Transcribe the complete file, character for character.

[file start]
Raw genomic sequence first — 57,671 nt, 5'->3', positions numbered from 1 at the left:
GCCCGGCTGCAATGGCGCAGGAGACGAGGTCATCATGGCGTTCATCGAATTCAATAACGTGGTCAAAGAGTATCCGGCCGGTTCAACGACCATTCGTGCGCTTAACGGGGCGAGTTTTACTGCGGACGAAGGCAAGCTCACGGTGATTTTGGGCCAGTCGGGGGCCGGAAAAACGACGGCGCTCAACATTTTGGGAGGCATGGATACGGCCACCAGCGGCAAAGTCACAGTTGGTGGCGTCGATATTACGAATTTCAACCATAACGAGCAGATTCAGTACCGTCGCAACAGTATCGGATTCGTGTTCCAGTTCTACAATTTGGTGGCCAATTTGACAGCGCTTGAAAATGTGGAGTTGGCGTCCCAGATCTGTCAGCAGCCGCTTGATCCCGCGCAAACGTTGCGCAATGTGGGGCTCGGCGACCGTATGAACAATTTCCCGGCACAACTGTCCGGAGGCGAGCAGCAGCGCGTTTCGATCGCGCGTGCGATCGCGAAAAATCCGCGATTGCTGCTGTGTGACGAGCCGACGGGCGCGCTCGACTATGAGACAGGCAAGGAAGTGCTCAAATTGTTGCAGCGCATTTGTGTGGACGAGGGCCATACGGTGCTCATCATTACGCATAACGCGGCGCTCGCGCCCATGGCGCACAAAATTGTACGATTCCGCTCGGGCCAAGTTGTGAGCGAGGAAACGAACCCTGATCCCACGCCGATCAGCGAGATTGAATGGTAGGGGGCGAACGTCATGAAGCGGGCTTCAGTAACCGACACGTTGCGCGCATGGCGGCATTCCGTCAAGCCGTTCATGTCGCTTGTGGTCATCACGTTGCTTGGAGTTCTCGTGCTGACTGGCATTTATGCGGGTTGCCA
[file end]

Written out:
Raw genomic sequence first — 57,671 nt, 5'->3', positions numbered from 1 at the left:
GCCCGGCTGCAATGGCGCAGGAGACGAGGTCATCATGGCGTTCATCGAATTCAATAACGTGGTCAAAGAGTATCCGGCCGGTTCAACGACCATTCGTGCGCTTAACGGGGCGAGTTTTACTGCGGACGAAGGCAAGCTCACGGTGATTTTGGGCCAGTCGGGGGCCGGAAAAACGACGGCGCTCAACATTTTGGGAGGCATGGATACGGCCACCAGCGGCAAAGTCACAGTTGGTGGCGTCGATATTACGAATTTCAACCATAACGAGCAGATTCAGTACCGTCGCAACAGTATCGGATTCGTGTTCCAGTTCTACAATTTGGTGGCCAATTTGACAGCGCTTGAAAATGTGGAGTTGGCGTCCCAGATCTGTCAGCAGCCGCTTGATCCCGCGCAAACGTTGCGCAATGTGGGGCTCGGCGACCGTATGAACAATTTCCCGGCACAACTGTCCGGAGGCGAGCAGCAGCGCGTTTCGATCGCGCGTGCGATCGCGAAAAATCCGCGATTGCTGCTGTGTGACGAGCCGACGGGCGCGCTCGACTATGAGACAGGCAAGGAAGTGCTCAAATTGTTGCAGCGCATTTGTGTGGACGAGGGCCATACGGTGCTCATCATTACGCATAACGCGGCGCTCGCGCCCATGGCGCACAAAATTGTACGATTCCGCTCGGGCCAAGTTGTGAGCGAGGAAACGAACCCTGATCCCACGCCGATCAGCGAGATTGAATGGTAGGGGGCGAACGTCATGAAGCGGGCTTCAGTAACCGACACGTTGCGCGCATGGCGGCATTCCGTCAAGCCGTTCATGTCGCTTGTGGTCATCACGTTGCTTGGAGTTCTCGTGCTGACTGGCATTTATGCGGGTTGCCA